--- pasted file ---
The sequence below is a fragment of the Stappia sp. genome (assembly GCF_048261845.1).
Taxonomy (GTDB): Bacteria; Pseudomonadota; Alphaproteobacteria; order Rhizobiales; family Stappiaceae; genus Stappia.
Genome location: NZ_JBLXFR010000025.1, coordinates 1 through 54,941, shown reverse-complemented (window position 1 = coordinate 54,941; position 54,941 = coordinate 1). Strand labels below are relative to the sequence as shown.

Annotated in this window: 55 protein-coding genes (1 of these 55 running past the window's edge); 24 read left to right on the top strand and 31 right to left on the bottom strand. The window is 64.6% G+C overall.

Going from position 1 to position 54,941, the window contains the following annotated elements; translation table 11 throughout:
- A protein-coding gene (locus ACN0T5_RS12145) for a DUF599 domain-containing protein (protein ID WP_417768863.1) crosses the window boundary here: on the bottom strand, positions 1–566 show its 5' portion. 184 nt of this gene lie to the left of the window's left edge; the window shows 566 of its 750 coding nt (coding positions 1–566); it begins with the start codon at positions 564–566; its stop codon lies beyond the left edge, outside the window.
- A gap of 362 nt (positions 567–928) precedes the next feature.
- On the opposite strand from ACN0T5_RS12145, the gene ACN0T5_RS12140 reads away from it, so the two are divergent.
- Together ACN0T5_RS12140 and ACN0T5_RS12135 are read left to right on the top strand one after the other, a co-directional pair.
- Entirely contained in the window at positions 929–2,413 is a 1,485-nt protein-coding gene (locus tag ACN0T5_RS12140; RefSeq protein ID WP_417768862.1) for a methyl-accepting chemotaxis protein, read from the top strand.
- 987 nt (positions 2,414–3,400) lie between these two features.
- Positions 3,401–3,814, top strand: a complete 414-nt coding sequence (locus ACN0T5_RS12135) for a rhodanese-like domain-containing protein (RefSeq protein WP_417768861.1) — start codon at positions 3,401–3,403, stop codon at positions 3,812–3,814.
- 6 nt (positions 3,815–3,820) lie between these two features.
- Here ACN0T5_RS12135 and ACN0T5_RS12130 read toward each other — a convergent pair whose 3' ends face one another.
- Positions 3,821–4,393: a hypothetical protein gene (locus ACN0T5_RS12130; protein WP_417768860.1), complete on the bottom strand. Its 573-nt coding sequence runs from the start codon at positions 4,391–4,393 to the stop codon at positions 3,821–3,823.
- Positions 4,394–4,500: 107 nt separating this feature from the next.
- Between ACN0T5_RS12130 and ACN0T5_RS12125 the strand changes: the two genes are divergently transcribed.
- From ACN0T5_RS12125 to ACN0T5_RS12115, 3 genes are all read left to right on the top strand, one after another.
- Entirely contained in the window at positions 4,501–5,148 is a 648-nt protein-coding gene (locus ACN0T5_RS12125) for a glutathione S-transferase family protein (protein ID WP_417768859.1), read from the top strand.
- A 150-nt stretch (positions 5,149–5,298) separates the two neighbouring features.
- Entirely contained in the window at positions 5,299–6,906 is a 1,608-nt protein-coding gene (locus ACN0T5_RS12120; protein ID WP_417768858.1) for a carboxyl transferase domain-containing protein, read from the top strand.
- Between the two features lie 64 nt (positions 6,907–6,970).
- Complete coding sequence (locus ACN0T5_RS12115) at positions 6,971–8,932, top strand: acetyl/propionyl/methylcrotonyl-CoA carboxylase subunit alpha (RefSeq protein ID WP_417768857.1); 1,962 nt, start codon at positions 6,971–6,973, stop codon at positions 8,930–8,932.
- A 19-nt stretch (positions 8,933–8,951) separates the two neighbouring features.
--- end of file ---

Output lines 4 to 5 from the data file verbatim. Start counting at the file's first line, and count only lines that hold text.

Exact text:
Annotated in this window: 55 protein-coding genes (1 of these 55 running past the window's edge); 24 read left to right on the top strand and 31 right to left on the bottom strand. The window is 64.6% G+C overall.

Going from position 1 to position 54,941, the window contains the following annotated elements; translation table 11 throughout: